According to Unicef, an estimated 903,000 children under five in Somalia are acutely malnourished, while 138,000 suffer from severe malnutrition.
The poor rainy seasons of recent years, exacerbated by poverty and harsh living conditions, have contributed to a rise in malnutrition, of which diarrhoea is a leading cause.
Back in Galkayo, Bilal is ready to return home, five days after being admitted for treatment.
“He was put on medication immediately after we arrived,” says Kawsar. "The diarrhoea has now stopped and my son is doing well.
“I am so glad Bilal is well and will be able to play at home again soon.”
4 | Complicated pregnancies
Children are not the only vulnerable group in Galkayo.
For medical staff, as well as for families of pregnant women, managing complications during pregnancy and childbirth is a massive challenge.
Deqa Awil Hassan, a 32-year-old mother of seven, recently gave birth by caesarean with the agreement of her family after being told she would not be able to deliver normally.
“I was in my 25th week of pregnancy when my uterus started to bleed,” recalls Deqa, who comes from Bokh district, in the Somali region of Ethiopia.
“This was my seventh pregnancy and I was a bit scared.
“Fortunately, I delivered a healthy baby boy... I want to name him ‘Abdi Nasib’ (which translates as ‘servant of the fate’) because he was lucky to be born alive.”
In June, the MSF team at Mudug Regional Hospital received more than 170 women experiencing complications in labour, in addition to 19 others who needed an emergency caesarean.
“From that number, you can estimate how vital these services are for the local community,” says Bashir.
5 | Tuberculosis
MSF teams in Mudug hospital are also working to reduce the burden of tuberculosis (TB), a disease that spreads easily in overcrowded living conditions, such as in the camps for displaced people in Galkayo.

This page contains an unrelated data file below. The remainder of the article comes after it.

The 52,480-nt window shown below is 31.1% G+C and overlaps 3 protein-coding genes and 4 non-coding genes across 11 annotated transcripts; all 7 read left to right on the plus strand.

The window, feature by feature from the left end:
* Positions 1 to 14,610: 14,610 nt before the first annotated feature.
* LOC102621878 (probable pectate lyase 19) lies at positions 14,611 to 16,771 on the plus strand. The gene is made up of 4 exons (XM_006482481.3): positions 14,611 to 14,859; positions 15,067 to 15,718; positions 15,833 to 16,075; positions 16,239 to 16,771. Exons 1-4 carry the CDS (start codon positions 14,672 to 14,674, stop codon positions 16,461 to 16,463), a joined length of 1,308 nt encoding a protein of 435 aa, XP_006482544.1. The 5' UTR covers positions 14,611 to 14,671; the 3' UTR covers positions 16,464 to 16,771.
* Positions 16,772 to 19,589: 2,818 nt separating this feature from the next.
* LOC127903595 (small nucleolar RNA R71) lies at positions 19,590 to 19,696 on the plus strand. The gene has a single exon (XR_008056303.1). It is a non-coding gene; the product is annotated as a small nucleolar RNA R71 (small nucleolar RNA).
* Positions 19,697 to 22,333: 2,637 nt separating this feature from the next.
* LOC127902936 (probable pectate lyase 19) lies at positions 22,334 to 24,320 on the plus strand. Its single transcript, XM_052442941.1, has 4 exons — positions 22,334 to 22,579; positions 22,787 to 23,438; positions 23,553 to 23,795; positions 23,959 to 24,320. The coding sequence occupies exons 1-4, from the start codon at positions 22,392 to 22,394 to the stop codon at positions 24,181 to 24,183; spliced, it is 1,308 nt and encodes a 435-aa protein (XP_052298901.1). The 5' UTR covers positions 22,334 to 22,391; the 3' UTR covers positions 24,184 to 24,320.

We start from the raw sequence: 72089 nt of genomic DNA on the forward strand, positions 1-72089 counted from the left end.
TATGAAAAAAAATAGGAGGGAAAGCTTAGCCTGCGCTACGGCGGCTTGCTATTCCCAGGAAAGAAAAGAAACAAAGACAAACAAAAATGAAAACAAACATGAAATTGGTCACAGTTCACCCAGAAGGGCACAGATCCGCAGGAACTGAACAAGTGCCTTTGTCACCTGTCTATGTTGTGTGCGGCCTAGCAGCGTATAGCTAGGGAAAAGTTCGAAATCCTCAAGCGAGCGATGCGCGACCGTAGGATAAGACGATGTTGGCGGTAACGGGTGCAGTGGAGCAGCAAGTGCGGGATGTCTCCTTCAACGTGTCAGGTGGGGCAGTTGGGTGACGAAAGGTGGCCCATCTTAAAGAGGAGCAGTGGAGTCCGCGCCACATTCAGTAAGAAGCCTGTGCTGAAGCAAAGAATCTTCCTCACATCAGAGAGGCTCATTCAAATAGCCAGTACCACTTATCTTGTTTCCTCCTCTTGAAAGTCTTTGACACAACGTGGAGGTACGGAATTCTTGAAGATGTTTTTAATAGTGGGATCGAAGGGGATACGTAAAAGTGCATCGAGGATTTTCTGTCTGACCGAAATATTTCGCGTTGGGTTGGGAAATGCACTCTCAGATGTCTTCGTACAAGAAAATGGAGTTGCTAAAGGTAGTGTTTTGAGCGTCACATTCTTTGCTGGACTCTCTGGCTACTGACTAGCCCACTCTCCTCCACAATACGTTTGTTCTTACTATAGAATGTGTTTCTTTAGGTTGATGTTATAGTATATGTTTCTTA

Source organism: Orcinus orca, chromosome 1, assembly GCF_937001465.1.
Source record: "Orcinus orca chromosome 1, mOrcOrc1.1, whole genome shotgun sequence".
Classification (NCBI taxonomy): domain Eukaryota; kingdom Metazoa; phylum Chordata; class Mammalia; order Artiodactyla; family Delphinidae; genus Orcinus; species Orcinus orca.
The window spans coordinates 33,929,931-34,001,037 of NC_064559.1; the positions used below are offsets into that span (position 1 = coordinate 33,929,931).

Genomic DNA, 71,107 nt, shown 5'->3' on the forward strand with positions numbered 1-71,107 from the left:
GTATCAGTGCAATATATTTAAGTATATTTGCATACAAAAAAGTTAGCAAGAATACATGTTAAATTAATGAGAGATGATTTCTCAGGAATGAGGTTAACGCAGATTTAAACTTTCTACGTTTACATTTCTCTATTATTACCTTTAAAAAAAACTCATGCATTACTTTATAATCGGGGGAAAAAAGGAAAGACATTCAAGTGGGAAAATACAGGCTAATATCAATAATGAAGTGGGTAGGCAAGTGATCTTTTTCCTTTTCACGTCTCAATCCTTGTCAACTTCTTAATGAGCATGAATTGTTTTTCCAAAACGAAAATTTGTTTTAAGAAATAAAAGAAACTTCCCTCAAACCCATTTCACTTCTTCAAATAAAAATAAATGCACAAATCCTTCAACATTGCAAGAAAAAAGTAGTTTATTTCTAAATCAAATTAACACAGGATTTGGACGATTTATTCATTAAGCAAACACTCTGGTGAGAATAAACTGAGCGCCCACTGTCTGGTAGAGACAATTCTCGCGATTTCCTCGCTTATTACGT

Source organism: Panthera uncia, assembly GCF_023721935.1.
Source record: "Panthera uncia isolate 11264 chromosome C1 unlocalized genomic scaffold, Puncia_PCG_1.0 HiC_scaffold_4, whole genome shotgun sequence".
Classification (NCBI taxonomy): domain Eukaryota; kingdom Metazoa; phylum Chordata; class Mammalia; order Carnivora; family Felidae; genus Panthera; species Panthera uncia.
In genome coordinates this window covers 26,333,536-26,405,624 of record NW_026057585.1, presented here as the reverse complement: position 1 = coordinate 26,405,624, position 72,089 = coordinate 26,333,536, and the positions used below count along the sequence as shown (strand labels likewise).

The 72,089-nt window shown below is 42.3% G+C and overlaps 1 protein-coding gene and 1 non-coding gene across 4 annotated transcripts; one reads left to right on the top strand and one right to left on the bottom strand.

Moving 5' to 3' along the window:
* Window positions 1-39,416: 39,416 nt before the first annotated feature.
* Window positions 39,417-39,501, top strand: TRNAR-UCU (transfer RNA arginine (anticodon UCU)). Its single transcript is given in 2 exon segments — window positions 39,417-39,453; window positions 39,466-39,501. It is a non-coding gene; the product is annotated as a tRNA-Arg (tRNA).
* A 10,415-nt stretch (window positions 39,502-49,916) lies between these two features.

In Somalia, the diagnosis and treatment of TB is often unavailable or is prone to interruption, which can cause drug resistance.
Fardowsa Hussein Hassan, 40, from north Galkayo, has pulmonary TB, an active infection of the lungs that can be deadly.
She successfully completed her treatment in June but returns to the hospital for regular check-ups.
“I was very weak and sick when I was brought to the hospital in January,” says Fardowsa.
“I was coughing for weeks and when doctors took my sputum to the laboratory, I tested positive for TB. I was immediately put on medication.
“Six months later, I have now tested negative. I thank the hospital management and all those who support the TB department.”
MSF in Somalia
Somalia is Africa’s easternmost country, situated on the Horn of Africa.
Médecins Sans Frontières/Doctors Without Borders (MSF) returned to Somalia in May 2017, four years after a series of violent attacks on our staff forced us to withdraw.
Since then, we have steadily increased support to health facilities in different areas around the country, with an initial focus on malnutrition and paediatric care.
Our aim in Somalia is to ensure that people have access to medical care in areas where needs are critical and the security conditions allow us to operate.